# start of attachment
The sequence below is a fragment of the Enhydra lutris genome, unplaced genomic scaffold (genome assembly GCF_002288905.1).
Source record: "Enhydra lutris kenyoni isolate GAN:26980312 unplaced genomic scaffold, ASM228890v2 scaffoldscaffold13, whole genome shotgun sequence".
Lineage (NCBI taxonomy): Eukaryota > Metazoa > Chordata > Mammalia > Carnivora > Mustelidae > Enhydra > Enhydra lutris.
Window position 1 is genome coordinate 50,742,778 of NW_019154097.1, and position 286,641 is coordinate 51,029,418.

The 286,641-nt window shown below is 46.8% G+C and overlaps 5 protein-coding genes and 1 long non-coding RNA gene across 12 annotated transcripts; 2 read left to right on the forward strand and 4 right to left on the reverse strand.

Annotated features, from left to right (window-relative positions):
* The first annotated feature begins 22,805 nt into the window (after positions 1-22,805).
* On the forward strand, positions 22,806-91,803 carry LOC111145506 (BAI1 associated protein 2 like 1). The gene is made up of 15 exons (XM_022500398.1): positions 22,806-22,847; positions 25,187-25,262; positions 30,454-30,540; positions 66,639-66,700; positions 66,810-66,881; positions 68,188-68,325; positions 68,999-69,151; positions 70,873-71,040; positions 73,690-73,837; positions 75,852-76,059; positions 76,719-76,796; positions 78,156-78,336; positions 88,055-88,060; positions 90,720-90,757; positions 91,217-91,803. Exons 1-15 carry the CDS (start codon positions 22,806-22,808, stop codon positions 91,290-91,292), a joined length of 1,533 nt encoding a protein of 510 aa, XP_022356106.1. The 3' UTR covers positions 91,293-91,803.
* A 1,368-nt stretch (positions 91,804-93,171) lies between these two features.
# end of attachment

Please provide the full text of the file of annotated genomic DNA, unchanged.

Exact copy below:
The sequence below is a fragment of the Enhydra lutris genome, unplaced genomic scaffold (genome assembly GCF_002288905.1).
Source record: "Enhydra lutris kenyoni isolate GAN:26980312 unplaced genomic scaffold, ASM228890v2 scaffoldscaffold13, whole genome shotgun sequence".
Lineage (NCBI taxonomy): Eukaryota > Metazoa > Chordata > Mammalia > Carnivora > Mustelidae > Enhydra > Enhydra lutris.
Window position 1 is genome coordinate 50,742,778 of NW_019154097.1, and position 286,641 is coordinate 51,029,418.

The 286,641-nt window shown below is 46.8% G+C and overlaps 5 protein-coding genes and 1 long non-coding RNA gene across 12 annotated transcripts; 2 read left to right on the forward strand and 4 right to left on the reverse strand.

Annotated features, from left to right (window-relative positions):
* The first annotated feature begins 22,805 nt into the window (after positions 1-22,805).
* On the forward strand, positions 22,806-91,803 carry LOC111145506 (BAI1 associated protein 2 like 1). The gene is made up of 15 exons (XM_022500398.1): positions 22,806-22,847; positions 25,187-25,262; positions 30,454-30,540; positions 66,639-66,700; positions 66,810-66,881; positions 68,188-68,325; positions 68,999-69,151; positions 70,873-71,040; positions 73,690-73,837; positions 75,852-76,059; positions 76,719-76,796; positions 78,156-78,336; positions 88,055-88,060; positions 90,720-90,757; positions 91,217-91,803. Exons 1-15 carry the CDS (start codon positions 22,806-22,808, stop codon positions 91,290-91,292), a joined length of 1,533 nt encoding a protein of 510 aa, XP_022356106.1. The 3' UTR covers positions 91,293-91,803.
* A 1,368-nt stretch (positions 91,804-93,171) lies between these two features.